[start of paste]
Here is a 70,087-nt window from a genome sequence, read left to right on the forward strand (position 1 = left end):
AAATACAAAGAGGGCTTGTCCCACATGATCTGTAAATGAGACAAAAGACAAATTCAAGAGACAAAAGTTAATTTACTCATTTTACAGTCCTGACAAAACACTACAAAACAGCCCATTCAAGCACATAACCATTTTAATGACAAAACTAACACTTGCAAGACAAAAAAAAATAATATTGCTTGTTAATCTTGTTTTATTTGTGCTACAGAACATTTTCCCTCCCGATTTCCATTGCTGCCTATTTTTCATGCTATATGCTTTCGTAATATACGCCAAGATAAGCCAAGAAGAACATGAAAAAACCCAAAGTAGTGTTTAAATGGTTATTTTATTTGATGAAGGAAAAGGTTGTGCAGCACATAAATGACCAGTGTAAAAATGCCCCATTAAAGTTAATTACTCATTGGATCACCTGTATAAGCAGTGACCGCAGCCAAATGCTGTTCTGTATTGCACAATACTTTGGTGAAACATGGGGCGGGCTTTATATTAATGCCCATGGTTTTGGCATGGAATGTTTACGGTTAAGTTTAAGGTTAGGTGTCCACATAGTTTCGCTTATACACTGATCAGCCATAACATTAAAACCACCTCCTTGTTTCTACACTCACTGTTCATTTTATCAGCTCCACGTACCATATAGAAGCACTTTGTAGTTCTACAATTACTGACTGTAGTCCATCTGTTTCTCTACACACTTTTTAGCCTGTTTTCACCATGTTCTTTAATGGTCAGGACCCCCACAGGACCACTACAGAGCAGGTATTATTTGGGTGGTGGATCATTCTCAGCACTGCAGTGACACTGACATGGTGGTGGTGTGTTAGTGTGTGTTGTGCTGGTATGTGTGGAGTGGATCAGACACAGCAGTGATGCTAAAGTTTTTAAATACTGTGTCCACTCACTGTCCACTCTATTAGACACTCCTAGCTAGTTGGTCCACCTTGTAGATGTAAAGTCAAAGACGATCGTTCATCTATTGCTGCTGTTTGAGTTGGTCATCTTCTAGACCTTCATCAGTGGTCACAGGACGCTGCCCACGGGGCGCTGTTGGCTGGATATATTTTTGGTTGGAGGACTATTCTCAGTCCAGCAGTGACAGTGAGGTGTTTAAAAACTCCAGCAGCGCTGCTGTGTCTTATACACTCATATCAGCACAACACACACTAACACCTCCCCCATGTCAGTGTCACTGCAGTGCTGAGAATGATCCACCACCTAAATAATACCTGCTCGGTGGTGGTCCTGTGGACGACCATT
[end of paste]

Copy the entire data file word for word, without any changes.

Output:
Here is a 70,087-nt window from a genome sequence, read left to right on the forward strand (position 1 = left end):
AAATACAAAGAGGGCTTGTCCCACATGATCTGTAAATGAGACAAAAGACAAATTCAAGAGACAAAAGTTAATTTACTCATTTTACAGTCCTGACAAAACACTACAAAACAGCCCATTCAAGCACATAACCATTTTAATGACAAAACTAACACTTGCAAGACAAAAAAAAATAATATTGCTTGTTAATCTTGTTTTATTTGTGCTACAGAACATTTTCCCTCCCGATTTCCATTGCTGCCTATTTTTCATGCTATATGCTTTCGTAATATACGCCAAGATAAGCCAAGAAGAACATGAAAAAACCCAAAGTAGTGTTTAAATGGTTATTTTATTTGATGAAGGAAAAGGTTGTGCAGCACATAAATGACCAGTGTAAAAATGCCCCATTAAAGTTAATTACTCATTGGATCACCTGTATAAGCAGTGACCGCAGCCAAATGCTGTTCTGTATTGCACAATACTTTGGTGAAACATGGGGCGGGCTTTATATTAATGCCCATGGTTTTGGCATGGAATGTTTACGGTTAAGTTTAAGGTTAGGTGTCCACATAGTTTCGCTTATACACTGATCAGCCATAACATTAAAACCACCTCCTTGTTTCTACACTCACTGTTCATTTTATCAGCTCCACGTACCATATAGAAGCACTTTGTAGTTCTACAATTACTGACTGTAGTCCATCTGTTTCTCTACACACTTTTTAGCCTGTTTTCACCATGTTCTTTAATGGTCAGGACCCCCACAGGACCACTACAGAGCAGGTATTATTTGGGTGGTGGATCATTCTCAGCACTGCAGTGACACTGACATGGTGGTGGTGTGTTAGTGTGTGTTGTGCTGGTATGTGTGGAGTGGATCAGACACAGCAGTGATGCTAAAGTTTTTAAATACTGTGTCCACTCACTGTCCACTCTATTAGACACTCCTAGCTAGTTGGTCCACCTTGTAGATGTAAAGTCAAAGACGATCGTTCATCTATTGCTGCTGTTTGAGTTGGTCATCTTCTAGACCTTCATCAGTGGTCACAGGACGCTGCCCACGGGGCGCTGTTGGCTGGATATATTTTTGGTTGGAGGACTATTCTCAGTCCAGCAGTGACAGTGAGGTGTTTAAAAACTCCAGCAGCGCTGCTGTGTCTTATACACTCATATCAGCACAACACACACTAACACCTCCCCCATGTCAGTGTCACTGCAGTGCTGAGAATGATCCACCACCTAAATAATACCTGCTCGGTGGTGGTCCTGTGGACGACCATT